This is ballet that is so imaginative, fresh and alive, I would encourage people who think they don’t like dance to go and see it. People who do love dance won’t need any encouragement. They will adore it all the more.
The choreography was long and involved, and I can’t even imagine the physicality it takes to perform a piece like that. With every minute that passed, it felt like another layer of an onion was peeled off, revealing very raw emotions underneath. There was absolute beauty in their unity.
A duet between Sayaka Ichikawa, now in a drab blue dress and headscarf, and José Alves is painful in its intimacy. They stand close, foreheads touching, sharing their love, their breath and their fear, and dance in weaving, wrapping patterns…It was an evening when ballet has found an authentic black voice and it’s time to celebrate.
Ballet Black: Pendulum / CLICK! / INGOMA at the Barbican By Graham Watts, 20 March 2019 Opening its eighteenth season (how is that possible?), Cassa Pancho’s chamber ballet ensemble has now clocked up 45 original commissions and last year’s newbie, The Suit by Cathy Marston, garnered two gongs in the…
As founder Cassa Pancho noted in a post-show talk at the company’s recent triple bill at the Barbican, “it’s not just about redressing the lack of diverse bodies on stage but also the stories that are being told. It’s about changing the very gatekeepers of ballet.”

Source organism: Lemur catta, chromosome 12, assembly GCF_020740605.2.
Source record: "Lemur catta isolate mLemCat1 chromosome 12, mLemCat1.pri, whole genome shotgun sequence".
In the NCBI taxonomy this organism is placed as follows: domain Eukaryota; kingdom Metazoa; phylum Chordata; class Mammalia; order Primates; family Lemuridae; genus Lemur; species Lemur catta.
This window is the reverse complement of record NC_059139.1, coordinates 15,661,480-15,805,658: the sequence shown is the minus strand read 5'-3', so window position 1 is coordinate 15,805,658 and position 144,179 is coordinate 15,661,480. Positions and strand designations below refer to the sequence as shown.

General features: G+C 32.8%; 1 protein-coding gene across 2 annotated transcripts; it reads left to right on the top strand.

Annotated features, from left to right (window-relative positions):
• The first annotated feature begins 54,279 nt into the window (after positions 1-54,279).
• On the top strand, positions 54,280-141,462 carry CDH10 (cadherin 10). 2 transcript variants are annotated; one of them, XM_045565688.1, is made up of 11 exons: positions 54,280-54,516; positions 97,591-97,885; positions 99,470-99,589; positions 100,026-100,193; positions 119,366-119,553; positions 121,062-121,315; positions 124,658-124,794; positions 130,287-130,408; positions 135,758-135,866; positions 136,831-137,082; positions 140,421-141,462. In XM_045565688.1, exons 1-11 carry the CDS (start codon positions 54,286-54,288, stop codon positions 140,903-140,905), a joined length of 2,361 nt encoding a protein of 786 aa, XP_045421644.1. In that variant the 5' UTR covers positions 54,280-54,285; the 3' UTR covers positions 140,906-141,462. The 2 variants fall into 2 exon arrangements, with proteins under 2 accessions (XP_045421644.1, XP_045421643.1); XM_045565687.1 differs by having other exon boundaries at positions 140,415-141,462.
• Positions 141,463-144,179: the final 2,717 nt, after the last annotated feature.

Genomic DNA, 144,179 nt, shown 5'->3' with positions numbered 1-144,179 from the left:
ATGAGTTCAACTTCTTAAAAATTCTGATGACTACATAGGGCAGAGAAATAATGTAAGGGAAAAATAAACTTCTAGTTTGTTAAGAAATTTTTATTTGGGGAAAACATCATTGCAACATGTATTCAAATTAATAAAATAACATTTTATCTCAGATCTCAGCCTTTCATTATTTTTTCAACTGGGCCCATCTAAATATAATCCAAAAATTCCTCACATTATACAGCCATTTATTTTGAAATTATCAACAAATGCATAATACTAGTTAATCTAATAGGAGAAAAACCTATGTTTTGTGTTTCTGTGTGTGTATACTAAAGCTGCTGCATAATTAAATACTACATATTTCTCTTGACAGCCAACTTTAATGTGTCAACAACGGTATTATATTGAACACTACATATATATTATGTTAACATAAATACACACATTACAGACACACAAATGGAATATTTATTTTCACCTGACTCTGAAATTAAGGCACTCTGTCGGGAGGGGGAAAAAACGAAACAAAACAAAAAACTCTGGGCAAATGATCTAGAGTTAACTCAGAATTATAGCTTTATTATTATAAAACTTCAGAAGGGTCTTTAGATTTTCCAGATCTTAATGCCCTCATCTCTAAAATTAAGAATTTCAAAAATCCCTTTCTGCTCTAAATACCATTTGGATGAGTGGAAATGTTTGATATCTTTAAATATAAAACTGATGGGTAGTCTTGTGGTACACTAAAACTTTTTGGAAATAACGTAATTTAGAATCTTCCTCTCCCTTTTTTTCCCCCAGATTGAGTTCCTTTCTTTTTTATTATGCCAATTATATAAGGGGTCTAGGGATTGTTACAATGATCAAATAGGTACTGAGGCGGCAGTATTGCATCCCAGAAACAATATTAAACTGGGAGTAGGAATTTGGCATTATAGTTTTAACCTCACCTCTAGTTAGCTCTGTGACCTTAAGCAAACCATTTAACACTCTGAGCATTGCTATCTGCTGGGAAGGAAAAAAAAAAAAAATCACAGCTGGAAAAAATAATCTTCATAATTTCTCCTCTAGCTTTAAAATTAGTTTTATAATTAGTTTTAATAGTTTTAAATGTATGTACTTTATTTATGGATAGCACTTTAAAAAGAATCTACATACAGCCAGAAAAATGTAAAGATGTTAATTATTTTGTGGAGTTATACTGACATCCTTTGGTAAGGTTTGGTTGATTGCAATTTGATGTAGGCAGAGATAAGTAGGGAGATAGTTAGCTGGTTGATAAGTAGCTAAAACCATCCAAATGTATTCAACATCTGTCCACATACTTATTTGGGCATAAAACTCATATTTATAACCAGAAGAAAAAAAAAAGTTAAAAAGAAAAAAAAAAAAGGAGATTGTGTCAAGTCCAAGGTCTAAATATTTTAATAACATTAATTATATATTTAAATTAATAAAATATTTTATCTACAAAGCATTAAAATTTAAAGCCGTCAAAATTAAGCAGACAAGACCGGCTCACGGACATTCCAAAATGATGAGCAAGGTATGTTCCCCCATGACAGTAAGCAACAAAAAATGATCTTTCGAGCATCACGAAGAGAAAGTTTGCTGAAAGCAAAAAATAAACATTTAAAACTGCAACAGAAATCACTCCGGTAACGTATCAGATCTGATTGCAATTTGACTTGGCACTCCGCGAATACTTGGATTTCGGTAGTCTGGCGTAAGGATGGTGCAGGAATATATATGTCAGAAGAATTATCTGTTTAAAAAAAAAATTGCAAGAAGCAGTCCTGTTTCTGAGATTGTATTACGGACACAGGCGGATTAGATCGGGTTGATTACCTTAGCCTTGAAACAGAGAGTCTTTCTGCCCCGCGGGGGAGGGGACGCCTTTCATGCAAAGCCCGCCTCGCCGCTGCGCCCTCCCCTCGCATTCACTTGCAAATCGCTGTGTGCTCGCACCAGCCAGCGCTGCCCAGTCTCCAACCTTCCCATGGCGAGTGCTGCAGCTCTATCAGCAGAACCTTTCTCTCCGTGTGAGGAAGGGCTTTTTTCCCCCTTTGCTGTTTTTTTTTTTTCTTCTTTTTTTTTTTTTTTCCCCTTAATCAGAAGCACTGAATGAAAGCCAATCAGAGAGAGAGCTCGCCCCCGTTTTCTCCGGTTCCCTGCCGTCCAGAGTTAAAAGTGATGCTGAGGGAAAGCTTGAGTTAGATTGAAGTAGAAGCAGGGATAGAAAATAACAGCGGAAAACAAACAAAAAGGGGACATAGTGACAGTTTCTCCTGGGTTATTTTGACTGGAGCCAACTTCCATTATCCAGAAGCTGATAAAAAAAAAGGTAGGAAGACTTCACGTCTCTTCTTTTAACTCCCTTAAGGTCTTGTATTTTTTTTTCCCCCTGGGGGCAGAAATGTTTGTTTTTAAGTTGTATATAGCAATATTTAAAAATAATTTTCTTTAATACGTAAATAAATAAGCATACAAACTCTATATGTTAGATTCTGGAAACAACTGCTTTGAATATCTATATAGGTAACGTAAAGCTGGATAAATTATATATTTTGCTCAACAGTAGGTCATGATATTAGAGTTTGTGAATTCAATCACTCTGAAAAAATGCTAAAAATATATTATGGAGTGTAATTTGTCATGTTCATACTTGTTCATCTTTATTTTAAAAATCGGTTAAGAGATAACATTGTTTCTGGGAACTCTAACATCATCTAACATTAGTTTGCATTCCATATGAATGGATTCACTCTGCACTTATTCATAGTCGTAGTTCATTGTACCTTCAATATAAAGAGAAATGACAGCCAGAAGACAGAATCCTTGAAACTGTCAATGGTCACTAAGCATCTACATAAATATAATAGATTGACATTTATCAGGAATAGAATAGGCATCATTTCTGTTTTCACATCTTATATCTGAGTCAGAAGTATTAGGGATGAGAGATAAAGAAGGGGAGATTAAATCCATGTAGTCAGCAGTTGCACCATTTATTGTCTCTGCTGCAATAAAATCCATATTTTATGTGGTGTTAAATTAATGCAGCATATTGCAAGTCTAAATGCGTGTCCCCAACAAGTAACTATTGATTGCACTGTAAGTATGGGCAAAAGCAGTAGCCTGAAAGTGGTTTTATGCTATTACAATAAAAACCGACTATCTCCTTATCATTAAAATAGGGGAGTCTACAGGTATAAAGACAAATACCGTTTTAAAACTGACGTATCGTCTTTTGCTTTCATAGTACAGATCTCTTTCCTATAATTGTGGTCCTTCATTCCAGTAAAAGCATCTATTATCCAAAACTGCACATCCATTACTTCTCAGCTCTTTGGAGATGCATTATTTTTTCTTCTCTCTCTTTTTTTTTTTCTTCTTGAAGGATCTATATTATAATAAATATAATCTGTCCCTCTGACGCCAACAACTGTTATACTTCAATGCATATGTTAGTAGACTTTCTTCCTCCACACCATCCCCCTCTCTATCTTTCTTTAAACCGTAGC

Not only do the dancers dance, they also sing, of hope, of redemption and delivery from hardship. Gestures are supplicating, hands in prayer. The womenfolk in grey dresses and headscarves are a mighty force, too, fists at the ready in impassioned solos and group dance. Revolution is in the air. The air turns red.
The triple bill contained an ideal balance of exhilarating works, between abstraction and narration, drama and comedy, grief and glee. The company, packed with brilliant dancers and role models for the next generation, has undeniably reached an exciting stage of maturity with its own impactful voice.
José Alves’s powerful solo which conveys his increasing fury and frustration with deceptively simple means: running on the spot or smacking angrily against his rubber boots. There is a mournful soliloquy for Sayaka Ichikawa who represents the grieving womenfolk of the mining community, standing downstage, pounding a rhythm with her clenched fists against the fourth wall.
As Ingoma comes to an end, the company’s power as a unit is palpable. The sweat pouring off their bodies is testament to the passion they have for their art, as is the applause from the audience. Ballet Black is certainly a dance company to look out for.
Of the people who didn’t stay [for the post-show talk], more than a few stopped on their way out to pose excitedly for photographs and selfies against the background of the dancers of Ballet Black in their sleek, sharp, larger-than-life poster.